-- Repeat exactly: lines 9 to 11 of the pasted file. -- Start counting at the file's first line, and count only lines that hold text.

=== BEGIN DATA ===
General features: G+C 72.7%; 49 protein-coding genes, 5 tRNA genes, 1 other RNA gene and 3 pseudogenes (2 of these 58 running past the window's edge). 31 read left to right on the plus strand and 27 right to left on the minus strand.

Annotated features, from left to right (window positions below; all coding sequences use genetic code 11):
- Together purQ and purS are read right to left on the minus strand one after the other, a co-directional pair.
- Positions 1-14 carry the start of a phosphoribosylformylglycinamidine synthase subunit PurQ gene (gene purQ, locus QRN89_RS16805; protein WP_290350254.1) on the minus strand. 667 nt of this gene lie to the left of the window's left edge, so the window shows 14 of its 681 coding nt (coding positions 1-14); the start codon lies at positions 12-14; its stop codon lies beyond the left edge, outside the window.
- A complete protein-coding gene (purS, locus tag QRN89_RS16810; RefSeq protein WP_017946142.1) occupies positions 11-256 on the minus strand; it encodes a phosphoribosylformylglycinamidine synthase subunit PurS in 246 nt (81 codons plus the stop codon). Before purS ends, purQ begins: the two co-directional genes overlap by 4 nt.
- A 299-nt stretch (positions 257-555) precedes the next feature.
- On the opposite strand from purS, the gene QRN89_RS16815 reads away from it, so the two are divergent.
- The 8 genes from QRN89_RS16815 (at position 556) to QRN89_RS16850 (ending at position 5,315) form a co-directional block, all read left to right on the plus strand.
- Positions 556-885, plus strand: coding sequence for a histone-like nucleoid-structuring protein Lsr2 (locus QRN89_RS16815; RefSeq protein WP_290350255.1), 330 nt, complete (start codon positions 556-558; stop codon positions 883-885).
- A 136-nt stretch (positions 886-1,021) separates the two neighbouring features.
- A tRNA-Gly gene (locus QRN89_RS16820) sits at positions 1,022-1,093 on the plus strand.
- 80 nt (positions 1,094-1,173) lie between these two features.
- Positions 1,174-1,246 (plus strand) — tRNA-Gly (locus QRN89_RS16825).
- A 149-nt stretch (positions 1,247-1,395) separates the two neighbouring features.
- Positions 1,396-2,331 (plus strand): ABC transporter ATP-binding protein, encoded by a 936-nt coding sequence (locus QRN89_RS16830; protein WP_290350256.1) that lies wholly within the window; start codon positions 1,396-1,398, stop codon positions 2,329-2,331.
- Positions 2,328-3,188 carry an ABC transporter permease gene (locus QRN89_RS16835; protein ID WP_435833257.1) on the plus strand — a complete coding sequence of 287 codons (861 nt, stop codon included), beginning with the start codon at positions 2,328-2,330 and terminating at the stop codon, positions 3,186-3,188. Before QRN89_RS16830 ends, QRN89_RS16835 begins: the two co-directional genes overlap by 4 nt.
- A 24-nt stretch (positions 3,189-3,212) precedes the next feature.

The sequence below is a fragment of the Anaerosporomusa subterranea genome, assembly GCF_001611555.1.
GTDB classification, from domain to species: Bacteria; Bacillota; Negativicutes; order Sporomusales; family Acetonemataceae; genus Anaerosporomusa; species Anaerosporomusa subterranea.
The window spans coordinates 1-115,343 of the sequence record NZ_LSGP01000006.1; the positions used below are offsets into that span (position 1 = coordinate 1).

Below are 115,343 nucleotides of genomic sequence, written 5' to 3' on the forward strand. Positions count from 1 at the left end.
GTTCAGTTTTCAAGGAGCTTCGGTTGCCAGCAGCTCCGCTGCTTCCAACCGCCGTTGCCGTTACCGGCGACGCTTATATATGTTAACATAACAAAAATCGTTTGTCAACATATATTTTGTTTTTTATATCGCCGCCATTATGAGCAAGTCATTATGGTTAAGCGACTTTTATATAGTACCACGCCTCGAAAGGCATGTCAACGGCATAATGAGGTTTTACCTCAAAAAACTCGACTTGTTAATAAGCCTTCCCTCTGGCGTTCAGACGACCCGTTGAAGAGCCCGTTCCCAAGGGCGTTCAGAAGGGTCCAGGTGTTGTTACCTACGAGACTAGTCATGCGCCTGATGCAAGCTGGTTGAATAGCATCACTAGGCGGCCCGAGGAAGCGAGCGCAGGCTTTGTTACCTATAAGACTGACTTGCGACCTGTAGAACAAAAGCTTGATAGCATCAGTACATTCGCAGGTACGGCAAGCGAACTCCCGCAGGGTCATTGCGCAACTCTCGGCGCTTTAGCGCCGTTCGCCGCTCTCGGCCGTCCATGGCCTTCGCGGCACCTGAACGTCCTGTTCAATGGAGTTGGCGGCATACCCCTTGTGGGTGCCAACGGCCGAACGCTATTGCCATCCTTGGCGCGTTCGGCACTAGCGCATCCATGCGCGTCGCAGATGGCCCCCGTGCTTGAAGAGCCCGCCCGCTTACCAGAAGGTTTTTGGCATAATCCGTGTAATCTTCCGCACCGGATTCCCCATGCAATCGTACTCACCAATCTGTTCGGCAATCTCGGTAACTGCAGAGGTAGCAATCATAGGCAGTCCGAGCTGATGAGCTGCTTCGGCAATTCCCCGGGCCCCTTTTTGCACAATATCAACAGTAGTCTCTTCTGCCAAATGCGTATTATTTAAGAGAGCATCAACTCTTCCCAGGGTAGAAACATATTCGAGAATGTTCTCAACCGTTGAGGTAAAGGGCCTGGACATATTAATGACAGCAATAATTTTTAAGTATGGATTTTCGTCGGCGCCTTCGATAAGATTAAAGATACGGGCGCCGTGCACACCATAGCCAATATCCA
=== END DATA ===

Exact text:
- Positions 556-885, plus strand: coding sequence for a histone-like nucleoid-structuring protein Lsr2 (locus QRN89_RS16815; RefSeq protein WP_290350255.1), 330 nt, complete (start codon positions 556-558; stop codon positions 883-885).
- A 136-nt stretch (positions 886-1,021) separates the two neighbouring features.
- A tRNA-Gly gene (locus QRN89_RS16820) sits at positions 1,022-1,093 on the plus strand.